Kentwion “Gravy” Rawlins, a barber with Live Chair Health, gives Alton Graves a free haircut and a health screening at Penn North, Baltimore on January 13, 2023. (Paul Newson/The Baltimore Banner)

“A safe space”

Barbershops have been a common space where nonprofits and researchers attempt to reach Black men to get them involved in health programs, Cooper said. She says outreach efforts at other predominantly Black spaces, such as churches or clinics, tend to reach many more Black women than men.

Soloman Hilton, field operations manager at Live Chair Health, said barbershops are a “sanctuary” for Black men, where they can “decompress” and “talk about whatever issues they’re going through.”

Outsiders, though, must be careful to build relationships and seek participation and buy-in from those they aim to “help” before co-opting their spaces, Cooper said. She said any research or programs should be both formed and carried out through a collaborative effort between community members and health professionals. Members should be the ones to identify the most pressing issues they face and what approach might work to address them, while professionals can offer expertise on implementation and effectiveness of similar programs, she said.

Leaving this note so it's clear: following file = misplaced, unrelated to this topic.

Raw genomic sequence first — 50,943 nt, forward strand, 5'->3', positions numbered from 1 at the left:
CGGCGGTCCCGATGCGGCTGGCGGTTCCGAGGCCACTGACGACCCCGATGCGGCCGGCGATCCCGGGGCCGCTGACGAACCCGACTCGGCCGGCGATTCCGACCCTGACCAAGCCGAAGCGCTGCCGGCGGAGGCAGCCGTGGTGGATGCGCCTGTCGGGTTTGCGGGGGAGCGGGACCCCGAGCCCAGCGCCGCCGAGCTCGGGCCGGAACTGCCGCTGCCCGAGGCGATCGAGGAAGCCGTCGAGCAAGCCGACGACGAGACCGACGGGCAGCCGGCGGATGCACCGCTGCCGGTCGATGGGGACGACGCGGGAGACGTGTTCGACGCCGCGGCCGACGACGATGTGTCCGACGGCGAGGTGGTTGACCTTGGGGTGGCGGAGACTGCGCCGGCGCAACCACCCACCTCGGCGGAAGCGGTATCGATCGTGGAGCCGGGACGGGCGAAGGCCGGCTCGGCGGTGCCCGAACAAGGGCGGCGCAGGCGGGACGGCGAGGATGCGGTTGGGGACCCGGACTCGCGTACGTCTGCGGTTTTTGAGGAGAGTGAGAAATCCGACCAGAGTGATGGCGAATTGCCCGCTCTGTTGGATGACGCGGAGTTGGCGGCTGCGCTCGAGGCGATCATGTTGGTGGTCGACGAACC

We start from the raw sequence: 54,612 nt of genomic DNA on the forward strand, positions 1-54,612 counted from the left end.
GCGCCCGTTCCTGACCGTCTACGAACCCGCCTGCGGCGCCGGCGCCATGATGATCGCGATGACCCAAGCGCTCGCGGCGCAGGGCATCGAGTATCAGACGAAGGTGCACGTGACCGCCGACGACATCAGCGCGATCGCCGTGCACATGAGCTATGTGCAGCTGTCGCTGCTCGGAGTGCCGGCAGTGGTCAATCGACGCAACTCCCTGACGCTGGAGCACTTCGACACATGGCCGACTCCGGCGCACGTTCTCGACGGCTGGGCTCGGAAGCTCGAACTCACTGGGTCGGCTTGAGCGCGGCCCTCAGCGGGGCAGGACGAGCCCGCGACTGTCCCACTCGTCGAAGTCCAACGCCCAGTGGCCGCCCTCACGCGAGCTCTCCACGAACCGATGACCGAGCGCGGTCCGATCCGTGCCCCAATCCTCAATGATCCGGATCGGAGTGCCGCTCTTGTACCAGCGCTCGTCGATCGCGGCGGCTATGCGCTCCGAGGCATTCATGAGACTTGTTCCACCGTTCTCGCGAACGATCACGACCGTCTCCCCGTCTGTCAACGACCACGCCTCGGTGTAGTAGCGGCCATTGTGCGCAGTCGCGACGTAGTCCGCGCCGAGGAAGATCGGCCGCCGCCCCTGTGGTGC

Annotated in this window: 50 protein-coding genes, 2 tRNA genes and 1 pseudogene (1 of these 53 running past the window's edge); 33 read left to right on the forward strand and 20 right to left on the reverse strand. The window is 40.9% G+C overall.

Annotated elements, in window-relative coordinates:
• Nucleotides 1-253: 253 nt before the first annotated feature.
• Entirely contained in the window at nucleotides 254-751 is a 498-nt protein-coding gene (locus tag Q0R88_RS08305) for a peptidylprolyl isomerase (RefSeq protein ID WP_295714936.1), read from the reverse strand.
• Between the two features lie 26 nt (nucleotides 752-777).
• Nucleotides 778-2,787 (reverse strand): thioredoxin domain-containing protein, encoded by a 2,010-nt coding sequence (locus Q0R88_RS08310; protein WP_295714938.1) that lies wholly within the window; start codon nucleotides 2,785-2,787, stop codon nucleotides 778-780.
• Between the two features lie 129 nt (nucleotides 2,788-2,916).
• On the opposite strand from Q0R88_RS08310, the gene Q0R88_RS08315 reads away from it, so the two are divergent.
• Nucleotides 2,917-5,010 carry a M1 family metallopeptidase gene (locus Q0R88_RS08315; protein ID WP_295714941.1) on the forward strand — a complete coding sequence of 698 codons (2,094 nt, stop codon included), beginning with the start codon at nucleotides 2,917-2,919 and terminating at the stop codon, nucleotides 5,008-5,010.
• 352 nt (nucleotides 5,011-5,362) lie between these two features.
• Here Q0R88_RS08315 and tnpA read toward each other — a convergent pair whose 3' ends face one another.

“People who live in communities that are disparately impacted by negative social determinants and poor health understand their communities and their concerns much better than I do,” Cooper said.

Suggs’ own father visited the barbershop twice a month, sometimes with his son in tow, and Suggs knew it would be the best way to reach other Black men to connect them with primary care. Although Live Chair Health has diversified its sites to reach other underserved populations, such as single parents and the elderly, Hilton said, “We focus on Black men.”

Rawlins said when he barbers at other community hubs people will often talk to him about stressful situations they’re going through. Grooming services can lift people’s spirits and help shift their perspectives, he said, which “inspires them to keep moving forward.”

Sarah True was a public health reporter for the Baltimore Banner. She previously worked as a freelance journalist covering healthcare and health policy, and has been both a medical social worker and a health policy analyst in a past life. She holds dual Master’s degrees in public health and social work.